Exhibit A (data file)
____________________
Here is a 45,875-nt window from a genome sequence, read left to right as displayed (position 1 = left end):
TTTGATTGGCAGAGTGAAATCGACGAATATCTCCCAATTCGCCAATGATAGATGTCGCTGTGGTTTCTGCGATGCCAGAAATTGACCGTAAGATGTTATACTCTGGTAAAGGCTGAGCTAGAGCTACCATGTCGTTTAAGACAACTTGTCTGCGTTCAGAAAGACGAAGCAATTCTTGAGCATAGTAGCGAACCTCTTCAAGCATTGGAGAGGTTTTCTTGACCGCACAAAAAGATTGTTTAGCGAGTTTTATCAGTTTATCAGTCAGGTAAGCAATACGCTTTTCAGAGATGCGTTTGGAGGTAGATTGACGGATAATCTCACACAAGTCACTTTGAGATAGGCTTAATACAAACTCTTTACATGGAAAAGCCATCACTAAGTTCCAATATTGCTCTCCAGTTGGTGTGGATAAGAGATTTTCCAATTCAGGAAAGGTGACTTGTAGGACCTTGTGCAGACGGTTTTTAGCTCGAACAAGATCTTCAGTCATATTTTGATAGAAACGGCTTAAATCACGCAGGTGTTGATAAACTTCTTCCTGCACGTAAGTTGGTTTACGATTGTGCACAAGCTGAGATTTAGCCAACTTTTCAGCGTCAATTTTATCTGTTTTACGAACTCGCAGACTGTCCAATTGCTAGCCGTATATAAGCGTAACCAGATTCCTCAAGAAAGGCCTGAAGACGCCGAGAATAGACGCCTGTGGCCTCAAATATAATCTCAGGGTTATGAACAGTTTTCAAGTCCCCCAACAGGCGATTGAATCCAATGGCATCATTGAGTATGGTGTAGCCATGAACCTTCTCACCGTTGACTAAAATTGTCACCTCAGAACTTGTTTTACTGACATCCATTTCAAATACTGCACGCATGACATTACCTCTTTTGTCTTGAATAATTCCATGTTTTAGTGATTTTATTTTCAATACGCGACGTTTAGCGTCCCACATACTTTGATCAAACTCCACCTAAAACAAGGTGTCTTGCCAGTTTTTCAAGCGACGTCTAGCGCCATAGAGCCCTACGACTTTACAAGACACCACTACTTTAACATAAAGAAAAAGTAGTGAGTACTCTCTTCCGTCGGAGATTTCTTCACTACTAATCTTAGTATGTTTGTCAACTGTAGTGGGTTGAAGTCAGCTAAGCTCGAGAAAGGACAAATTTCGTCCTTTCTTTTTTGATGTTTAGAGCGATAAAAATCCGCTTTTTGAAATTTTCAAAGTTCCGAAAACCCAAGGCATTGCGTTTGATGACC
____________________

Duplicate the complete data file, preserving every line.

Here is a 45,875-nt window from a genome sequence, read left to right as displayed (position 1 = left end):
TTTGATTGGCAGAGTGAAATCGACGAATATCTCCCAATTCGCCAATGATAGATGTCGCTGTGGTTTCTGCGATGCCAGAAATTGACCGTAAGATGTTATACTCTGGTAAAGGCTGAGCTAGAGCTACCATGTCGTTTAAGACAACTTGTCTGCGTTCAGAAAGACGAAGCAATTCTTGAGCATAGTAGCGAACCTCTTCAAGCATTGGAGAGGTTTTCTTGACCGCACAAAAAGATTGTTTAGCGAGTTTTATCAGTTTATCAGTCAGGTAAGCAATACGCTTTTCAGAGATGCGTTTGGAGGTAGATTGACGGATAATCTCACACAAGTCACTTTGAGATAGGCTTAATACAAACTCTTTACATGGAAAAGCCATCACTAAGTTCCAATATTGCTCTCCAGTTGGTGTGGATAAGAGATTTTCCAATTCAGGAAAGGTGACTTGTAGGACCTTGTGCAGACGGTTTTTAGCTCGAACAAGATCTTCAGTCATATTTTGATAGAAACGGCTTAAATCACGCAGGTGTTGATAAACTTCTTCCTGCACGTAAGTTGGTTTACGATTGTGCACAAGCTGAGATTTAGCCAACTTTTCAGCGTCAATTTTATCTGTTTTACGAACTCGCAGACTGTCCAATTGCTAGCCGTATATAAGCGTAACCAGATTCCTCAAGAAAGGCCTGAAGACGCCGAGAATAGACGCCTGTGGCCTCAAATATAATCTCAGGGTTATGAACAGTTTTCAAGTCCCCCAACAGGCGATTGAATCCAATGGCATCATTGAGTATGGTGTAGCCATGAACCTTCTCACCGTTGACTAAAATTGTCACCTCAGAACTTGTTTTACTGACATCCATTTCAAATACTGCACGCATGACATTACCTCTTTTGTCTTGAATAATTCCATGTTTTAGTGATTTTATTTTCAATACGCGACGTTTAGCGTCCCACATACTTTGATCAAACTCCACCTAAAACAAGGTGTCTTGCCAGTTTTTCAAGCGACGTCTAGCGCCATAGAGCCCTACGACTTTACAAGACACCACTACTTTAACATAAAGAAAAAGTAGTGAGTACTCTCTTCCGTCGGAGATTTCTTCACTACTAATCTTAGTATGTTTGTCAACTGTAGTGGGTTGAAGTCAGCTAAGCTCGAGAAAGGACAAATTTCGTCCTTTCTTTTTTGATGTTTAGAGCGATAAAAATCCGCTTTTTGAAATTTTCAAAGTTCCGAAAACCCAAGGCATTGCGTTTGATGACC